More than 200,000 jewel-colored bulbs will blanket the Country Club Plaza this holiday season—but how did it begin?

Photography by Evert Nelson.

The Country Club Plaza lights have illuminated KC’s iconic shopping district for 98 years, with the lighting ceremony growing from an unofficial gathering to a city-wide party.

According to historians at Kansas City Public Library’s Missouri Valley Special Collections, “On December 25, 1925, a string of Christmas lights hung over the doorway of the Mill Creek Building at the Country Club Plaza for the first time, beginning a tradition that today is one of the most extravagant Christmas light displays in the nation.”

How the Country Club Plaza Lights morphed into a holiday tradition through the years


Two years after the Country Club Plaza opens, Charles Pitrat, a J.C. Nichols Company maintenance supervisor, hangs the first string of lights on the Mill Creek Building.


The holiday tradition begins to grow when Pitrat marks the opening of the Plaza Theater by stringing lights across 47th Street and several businesses’ storefronts.

Santa Claus statue near Ward Parkway and Central Street, 1932. Photography courtesy of Kansas City Public Library.

The stock market crashes in September, ushering in the Great Depression. That Thanksgiving, the first formal Plaza Lighting Ceremony is held, bringing a little light to a very dark time. The iconic building outline pattern, still used today, is established on roughly five Plaza buildings.

Country Club Plaza postcard, 1940s. Photography courtesy of Kansas City Public Library.

The light display grows to an estimated 25,000 bulbs. 

Sears, Roebuck and Co., located on the north side of Nichols Road between Pennsylvania and Jefferson, 1950. Photography courtesy of Kansas City Public Library.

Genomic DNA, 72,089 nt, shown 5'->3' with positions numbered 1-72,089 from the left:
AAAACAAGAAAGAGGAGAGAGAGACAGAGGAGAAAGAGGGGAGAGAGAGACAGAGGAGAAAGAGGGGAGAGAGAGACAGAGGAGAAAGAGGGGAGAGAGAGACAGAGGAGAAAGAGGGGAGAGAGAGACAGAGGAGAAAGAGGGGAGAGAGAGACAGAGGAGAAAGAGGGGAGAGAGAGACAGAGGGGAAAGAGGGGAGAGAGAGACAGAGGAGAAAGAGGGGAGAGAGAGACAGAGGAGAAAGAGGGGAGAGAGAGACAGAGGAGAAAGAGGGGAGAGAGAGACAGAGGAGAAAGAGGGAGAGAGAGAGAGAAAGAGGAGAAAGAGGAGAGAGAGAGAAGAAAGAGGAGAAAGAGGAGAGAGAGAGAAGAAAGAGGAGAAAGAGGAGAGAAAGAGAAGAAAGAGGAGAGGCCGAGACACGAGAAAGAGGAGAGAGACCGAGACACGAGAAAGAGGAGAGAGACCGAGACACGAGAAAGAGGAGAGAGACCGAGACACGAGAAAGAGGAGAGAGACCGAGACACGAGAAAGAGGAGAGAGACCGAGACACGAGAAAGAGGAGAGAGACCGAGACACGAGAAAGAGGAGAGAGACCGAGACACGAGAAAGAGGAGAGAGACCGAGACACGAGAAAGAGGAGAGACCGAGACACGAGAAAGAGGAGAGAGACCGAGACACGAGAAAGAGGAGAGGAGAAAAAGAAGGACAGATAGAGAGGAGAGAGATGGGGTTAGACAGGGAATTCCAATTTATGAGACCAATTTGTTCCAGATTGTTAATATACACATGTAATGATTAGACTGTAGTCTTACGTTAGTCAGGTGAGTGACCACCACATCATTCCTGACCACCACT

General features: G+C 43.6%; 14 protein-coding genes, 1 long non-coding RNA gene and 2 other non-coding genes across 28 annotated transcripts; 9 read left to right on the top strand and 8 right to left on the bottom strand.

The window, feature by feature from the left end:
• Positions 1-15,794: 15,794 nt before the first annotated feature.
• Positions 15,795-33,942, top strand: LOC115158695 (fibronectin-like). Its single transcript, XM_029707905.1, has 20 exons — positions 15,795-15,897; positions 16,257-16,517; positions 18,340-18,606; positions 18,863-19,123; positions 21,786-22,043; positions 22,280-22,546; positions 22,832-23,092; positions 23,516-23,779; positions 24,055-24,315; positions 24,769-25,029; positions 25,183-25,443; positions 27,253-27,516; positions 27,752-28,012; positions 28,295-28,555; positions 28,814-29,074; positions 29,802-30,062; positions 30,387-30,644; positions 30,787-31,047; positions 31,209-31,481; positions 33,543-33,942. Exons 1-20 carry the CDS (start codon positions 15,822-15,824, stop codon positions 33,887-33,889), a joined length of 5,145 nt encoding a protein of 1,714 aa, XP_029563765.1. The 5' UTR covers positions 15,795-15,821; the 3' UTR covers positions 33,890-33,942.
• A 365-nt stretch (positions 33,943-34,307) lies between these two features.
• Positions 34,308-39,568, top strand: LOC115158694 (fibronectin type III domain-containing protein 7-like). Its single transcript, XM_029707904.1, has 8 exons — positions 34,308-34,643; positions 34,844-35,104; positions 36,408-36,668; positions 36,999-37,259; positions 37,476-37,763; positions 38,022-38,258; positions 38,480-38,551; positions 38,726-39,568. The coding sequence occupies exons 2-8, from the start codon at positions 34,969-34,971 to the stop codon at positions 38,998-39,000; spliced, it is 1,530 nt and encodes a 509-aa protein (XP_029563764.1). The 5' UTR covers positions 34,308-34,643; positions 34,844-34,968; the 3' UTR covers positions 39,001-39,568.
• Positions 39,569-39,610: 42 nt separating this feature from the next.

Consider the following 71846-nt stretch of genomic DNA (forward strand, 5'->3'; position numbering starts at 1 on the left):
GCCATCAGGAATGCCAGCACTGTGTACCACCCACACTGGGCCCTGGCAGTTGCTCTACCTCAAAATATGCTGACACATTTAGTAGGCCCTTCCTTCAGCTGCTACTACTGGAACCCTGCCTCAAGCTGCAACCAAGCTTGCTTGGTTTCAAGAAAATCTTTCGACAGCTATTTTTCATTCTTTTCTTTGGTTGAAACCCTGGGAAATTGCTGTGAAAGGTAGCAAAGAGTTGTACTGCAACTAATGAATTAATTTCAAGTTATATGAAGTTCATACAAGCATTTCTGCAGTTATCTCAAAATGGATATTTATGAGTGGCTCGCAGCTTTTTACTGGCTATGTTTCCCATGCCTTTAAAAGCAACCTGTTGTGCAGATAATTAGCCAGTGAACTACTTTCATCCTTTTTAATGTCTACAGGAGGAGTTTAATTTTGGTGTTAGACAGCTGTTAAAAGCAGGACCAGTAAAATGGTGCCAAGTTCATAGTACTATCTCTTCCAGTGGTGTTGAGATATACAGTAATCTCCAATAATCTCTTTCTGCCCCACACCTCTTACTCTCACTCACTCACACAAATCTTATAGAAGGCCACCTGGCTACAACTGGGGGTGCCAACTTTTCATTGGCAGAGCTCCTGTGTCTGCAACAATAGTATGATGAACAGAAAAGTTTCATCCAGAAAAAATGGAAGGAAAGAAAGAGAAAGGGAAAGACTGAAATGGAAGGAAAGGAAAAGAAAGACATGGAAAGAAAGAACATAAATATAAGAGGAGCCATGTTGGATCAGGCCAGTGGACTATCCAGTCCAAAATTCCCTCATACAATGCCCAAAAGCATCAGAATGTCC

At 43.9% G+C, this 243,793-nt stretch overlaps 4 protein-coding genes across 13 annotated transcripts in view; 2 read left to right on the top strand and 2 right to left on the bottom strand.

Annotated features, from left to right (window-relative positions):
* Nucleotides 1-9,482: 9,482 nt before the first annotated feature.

During World War II’s bleak years, while many Kansas Citians are fighting abroad, the Plaza remains dark.

Looking west along Nichols Road from Broadway, 1950s. Photography courtesy of Kansas City Public Library.

John Glenn becomes the first American to orbit the Earth, and though the total number of lights in the Plaza has now surpassed 75,000, the astronaut fails to mention if they are visible from the window of his Friendship 7 capsule.


The Plaza Lighting Ceremony becomes a full-scale televised production for the first time and is shown live Thanksgiving night.


The number of lights reaches the 100,000 mark. 


The light display is curtailed due to the energy crisis, or what’s often referred to as the Oil Shock of ’73, a period of skyrocketing energy prices and fuel shortages. The lights are turned off just three days after the Thanksgiving Day ceremony.


Nearby Brush Creek floods after storms drop nearly 2 feet of water, flooding the area about a month before Thanksgiving. Seventy-seven of the 155 businesses at the Plaza face more than $100 million in damages. The community rallies, however, and the lighting ceremony goes on.


Kansas City Star reporter Lewis Diuguid writes of the thousands attending the 1981 ceremony: “It was their great escape. Gone was talk about soaring unemployment, high interest rates and hard times. No one spoke of the Hyatt Regency hotel disaster that took 113 lives and injured about 200 others just four months ago.”

Fireworks shot from the roof of the Fairmont Hotel illuminate the sky at the annual lighting ceremony, November 1996, which has now been a Kansas City tradition for 70 years. Photography courtesy of Kansas City Public Library.

Kansas Citian and actor Paul Rudd throws the ceremonial switch at the Plaza Lighting Ceremony for an estimated crowd of over 250,000 attendees, illuminating a dazzling mazework of lights and decorations beneath celebratory fireworks. 


Despite one of the worst economic downturns in the United States since the Great Depression and with the unemployment rate at more than 10 percent, Kansas Citians still gather at the Plaza and witness 287,000 lights flicker on.


The Country Club Plaza undertakes the herculean task of replacing the almost 300,000 incandescent bulbs with LED lights.


Kansas City native and Saturday Night Live star Heidi Gardner flips the ceremonial switch to turn on the lights as the event now regularly attracts several hundred-thousand people.


Police ask Kansas City residents not to attend the lighting ceremony in the interest of public safety during the Covid-19 pandemic. There are still fireworks, but the city is encouraged to watch the spectacle from home. 

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